Top Chef D.C. fuels public awareness of the problems of hunger and obesity our nation faces and helps to make Child Nutrition Reauthorization a priority for the nation.
With First Lady Michelle Obama’s Let’s Move!  campaign gaining increasing nationwide attention—especially with the recent introduction of the “Chefs Move to Schools” program aimed at connecting chefs with local schools—and with Child Nutrition set for reauthorization this year, the participation of Top Chef in this cause could not come at a better time.
In the most recent episode of Top Chef D.C . aired on June 23, White House Assistant Chef Sam Kass appears to challenge the sixteen competing chefs to a unique contest that highlights the nationwide problem of obesity and the challenge schools face to provide a healthy lunch under a restricted budget. The chefs are allotted a budget of $2.68 per child, which is the current federal reimbursement rate schools receive under the National School Lunch Program. Chefs took on this challenge with enthusiasm and creativity while struggling to purchase enough food for 50 children under a limited budget that would translate into a healthy lunch that kids would actually eat.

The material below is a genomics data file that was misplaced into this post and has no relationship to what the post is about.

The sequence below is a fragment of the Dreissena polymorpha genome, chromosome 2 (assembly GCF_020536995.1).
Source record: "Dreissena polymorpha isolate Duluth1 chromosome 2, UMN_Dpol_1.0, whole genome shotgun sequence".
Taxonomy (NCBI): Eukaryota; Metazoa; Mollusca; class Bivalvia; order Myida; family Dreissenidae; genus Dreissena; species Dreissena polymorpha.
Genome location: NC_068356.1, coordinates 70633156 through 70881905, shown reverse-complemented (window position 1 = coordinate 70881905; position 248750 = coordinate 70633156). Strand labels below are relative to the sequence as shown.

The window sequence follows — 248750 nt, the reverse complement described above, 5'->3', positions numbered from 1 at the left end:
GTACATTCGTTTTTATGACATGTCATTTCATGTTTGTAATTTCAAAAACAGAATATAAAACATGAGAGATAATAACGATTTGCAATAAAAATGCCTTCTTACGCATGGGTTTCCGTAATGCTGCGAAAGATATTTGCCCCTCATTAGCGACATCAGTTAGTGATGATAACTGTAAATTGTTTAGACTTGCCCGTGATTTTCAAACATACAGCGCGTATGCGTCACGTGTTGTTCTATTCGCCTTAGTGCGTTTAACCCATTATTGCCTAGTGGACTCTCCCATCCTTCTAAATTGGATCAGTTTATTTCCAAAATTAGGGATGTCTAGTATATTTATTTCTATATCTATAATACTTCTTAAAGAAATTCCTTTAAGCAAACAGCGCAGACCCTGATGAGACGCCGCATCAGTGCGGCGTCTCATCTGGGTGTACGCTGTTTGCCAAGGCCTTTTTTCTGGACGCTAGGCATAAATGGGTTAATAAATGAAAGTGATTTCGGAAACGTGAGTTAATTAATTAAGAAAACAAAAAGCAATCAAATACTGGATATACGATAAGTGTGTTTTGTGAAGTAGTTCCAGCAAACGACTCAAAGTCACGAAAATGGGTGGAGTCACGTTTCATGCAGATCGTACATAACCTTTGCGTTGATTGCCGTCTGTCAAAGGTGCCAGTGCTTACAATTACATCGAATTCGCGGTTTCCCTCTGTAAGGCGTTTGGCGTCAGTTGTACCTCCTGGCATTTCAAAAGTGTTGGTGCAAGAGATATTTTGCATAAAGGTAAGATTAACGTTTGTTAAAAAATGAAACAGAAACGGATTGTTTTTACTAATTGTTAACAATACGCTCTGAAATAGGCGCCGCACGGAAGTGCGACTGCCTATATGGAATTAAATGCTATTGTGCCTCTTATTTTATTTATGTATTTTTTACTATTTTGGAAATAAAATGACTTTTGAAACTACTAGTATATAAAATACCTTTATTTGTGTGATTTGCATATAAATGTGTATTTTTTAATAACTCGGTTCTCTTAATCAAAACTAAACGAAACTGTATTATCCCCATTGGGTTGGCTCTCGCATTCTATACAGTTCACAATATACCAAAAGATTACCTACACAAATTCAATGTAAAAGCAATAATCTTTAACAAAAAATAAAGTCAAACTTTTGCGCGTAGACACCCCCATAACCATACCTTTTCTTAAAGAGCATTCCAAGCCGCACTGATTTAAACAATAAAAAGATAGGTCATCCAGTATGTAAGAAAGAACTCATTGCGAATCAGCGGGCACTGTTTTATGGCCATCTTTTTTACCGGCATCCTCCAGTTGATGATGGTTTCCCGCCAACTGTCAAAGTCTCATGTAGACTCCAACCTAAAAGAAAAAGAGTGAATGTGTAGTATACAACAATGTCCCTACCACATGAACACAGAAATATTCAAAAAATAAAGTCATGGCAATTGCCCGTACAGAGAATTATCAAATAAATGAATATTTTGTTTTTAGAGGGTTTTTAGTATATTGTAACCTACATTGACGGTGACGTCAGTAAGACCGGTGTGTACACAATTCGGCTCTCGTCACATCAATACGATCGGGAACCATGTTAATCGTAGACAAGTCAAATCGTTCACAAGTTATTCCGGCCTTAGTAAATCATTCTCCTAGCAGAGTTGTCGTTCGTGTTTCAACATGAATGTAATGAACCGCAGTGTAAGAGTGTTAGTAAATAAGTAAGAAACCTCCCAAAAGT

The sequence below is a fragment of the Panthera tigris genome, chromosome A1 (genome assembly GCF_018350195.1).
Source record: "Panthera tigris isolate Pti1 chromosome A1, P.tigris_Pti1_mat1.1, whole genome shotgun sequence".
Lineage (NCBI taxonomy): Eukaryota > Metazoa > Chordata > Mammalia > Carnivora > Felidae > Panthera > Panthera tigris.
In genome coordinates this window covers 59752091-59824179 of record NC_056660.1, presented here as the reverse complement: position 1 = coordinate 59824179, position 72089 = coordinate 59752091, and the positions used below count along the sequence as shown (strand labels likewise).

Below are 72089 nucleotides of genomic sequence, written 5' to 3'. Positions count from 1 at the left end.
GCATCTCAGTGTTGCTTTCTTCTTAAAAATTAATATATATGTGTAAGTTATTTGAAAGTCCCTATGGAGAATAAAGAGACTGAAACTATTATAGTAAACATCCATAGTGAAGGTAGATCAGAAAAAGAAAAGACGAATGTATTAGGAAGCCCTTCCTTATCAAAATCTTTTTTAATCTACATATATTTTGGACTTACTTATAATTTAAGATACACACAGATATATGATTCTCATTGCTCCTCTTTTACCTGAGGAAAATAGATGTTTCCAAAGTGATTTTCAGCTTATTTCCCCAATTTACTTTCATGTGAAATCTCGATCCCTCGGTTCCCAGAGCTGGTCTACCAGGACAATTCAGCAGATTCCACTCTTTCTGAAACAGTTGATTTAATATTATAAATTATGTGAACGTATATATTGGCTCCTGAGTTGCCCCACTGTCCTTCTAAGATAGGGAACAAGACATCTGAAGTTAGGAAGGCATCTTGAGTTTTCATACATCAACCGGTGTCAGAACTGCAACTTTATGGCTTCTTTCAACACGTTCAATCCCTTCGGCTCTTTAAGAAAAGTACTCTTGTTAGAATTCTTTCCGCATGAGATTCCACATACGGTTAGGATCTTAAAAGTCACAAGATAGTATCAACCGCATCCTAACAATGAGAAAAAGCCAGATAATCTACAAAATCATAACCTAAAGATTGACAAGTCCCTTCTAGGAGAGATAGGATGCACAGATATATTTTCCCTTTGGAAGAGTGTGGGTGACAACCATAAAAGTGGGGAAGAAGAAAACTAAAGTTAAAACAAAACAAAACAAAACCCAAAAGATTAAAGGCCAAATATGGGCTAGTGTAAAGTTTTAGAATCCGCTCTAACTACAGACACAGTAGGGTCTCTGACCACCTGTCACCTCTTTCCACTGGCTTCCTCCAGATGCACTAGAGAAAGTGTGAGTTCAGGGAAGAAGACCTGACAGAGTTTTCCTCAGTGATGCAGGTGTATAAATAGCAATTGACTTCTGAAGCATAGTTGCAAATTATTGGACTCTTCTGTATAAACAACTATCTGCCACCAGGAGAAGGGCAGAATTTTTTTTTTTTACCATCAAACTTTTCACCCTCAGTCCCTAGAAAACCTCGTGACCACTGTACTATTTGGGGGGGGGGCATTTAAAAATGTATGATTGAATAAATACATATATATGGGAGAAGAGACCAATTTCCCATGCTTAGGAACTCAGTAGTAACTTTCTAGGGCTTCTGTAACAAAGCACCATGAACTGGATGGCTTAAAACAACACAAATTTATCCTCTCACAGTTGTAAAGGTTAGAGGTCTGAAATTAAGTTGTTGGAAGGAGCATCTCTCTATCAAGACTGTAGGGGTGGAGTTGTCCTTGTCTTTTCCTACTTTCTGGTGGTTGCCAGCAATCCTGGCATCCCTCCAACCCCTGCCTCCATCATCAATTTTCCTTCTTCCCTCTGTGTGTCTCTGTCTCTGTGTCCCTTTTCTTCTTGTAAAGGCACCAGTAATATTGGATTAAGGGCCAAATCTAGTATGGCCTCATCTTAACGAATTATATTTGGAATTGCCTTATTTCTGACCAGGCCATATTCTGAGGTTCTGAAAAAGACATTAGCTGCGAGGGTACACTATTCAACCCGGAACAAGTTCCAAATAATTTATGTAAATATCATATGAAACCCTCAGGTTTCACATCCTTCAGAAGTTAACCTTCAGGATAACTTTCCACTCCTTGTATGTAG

All across the nation, public awareness is increasing about hunger and obesity in the United States and movements are emerging to combat these problems, from local farm-to-school  initiatives to the White House’s Let’s Move! campaign. The media has also taken great interest in child nutrition; Jamie Oliver’s Food Revolution  sparked public interest by uncovering the truth about the quality of food our schools are serving. Now even Top Chef is participating in the hype.
I couldn’t be happier that child nutrition is becoming a priority for the nation. Reauthorization of current feeding programs addresses many of the concerns that people nationwide are voicing. Though most media coverage has tended to focus on problems of obesity and unhealthy food and not on hunger, Tom Colicchio,